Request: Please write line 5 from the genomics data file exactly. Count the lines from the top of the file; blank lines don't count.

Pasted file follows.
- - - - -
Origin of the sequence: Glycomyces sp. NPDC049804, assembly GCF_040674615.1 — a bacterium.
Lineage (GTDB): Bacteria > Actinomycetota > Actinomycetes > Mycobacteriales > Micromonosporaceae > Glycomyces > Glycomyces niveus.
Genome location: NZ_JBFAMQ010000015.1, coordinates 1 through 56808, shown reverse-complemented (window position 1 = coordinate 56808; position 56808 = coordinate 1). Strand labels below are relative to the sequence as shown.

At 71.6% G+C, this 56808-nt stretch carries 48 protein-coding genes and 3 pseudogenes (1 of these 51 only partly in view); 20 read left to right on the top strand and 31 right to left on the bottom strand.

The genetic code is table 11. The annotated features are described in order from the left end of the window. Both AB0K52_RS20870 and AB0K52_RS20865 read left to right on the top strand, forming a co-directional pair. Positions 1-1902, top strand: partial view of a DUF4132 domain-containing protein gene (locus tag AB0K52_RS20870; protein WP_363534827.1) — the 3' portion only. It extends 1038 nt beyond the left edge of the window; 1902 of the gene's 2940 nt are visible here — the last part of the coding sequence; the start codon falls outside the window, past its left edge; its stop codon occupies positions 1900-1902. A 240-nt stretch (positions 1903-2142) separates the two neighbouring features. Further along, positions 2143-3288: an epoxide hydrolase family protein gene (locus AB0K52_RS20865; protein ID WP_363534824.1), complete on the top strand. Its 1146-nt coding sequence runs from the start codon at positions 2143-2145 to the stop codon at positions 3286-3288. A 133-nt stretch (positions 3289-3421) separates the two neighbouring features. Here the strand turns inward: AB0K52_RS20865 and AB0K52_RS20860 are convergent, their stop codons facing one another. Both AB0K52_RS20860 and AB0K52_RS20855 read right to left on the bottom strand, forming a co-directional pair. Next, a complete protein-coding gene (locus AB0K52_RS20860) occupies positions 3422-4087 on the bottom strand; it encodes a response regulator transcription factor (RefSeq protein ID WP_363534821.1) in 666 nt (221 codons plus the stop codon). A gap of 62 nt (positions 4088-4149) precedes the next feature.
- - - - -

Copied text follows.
The genetic code is table 11. The annotated features are described in order from the left end of the window. Both AB0K52_RS20870 and AB0K52_RS20865 read left to right on the top strand, forming a co-directional pair. Positions 1-1902, top strand: partial view of a DUF4132 domain-containing protein gene (locus tag AB0K52_RS20870; protein WP_363534827.1) — the 3' portion only. It extends 1038 nt beyond the left edge of the window; 1902 of the gene's 2940 nt are visible here — the last part of the coding sequence; the start codon falls outside the window, past its left edge; its stop codon occupies positions 1900-1902. A 240-nt stretch (positions 1903-2142) separates the two neighbouring features. Further along, positions 2143-3288: an epoxide hydrolase family protein gene (locus AB0K52_RS20865; protein ID WP_363534824.1), complete on the top strand. Its 1146-nt coding sequence runs from the start codon at positions 2143-2145 to the stop codon at positions 3286-3288. A 133-nt stretch (positions 3289-3421) separates the two neighbouring features. Here the strand turns inward: AB0K52_RS20865 and AB0K52_RS20860 are convergent, their stop codons facing one another. Both AB0K52_RS20860 and AB0K52_RS20855 read right to left on the bottom strand, forming a co-directional pair. Next, a complete protein-coding gene (locus AB0K52_RS20860) occupies positions 3422-4087 on the bottom strand; it encodes a response regulator transcription factor (RefSeq protein ID WP_363534821.1) in 666 nt (221 codons plus the stop codon). A gap of 62 nt (positions 4088-4149) precedes the next feature.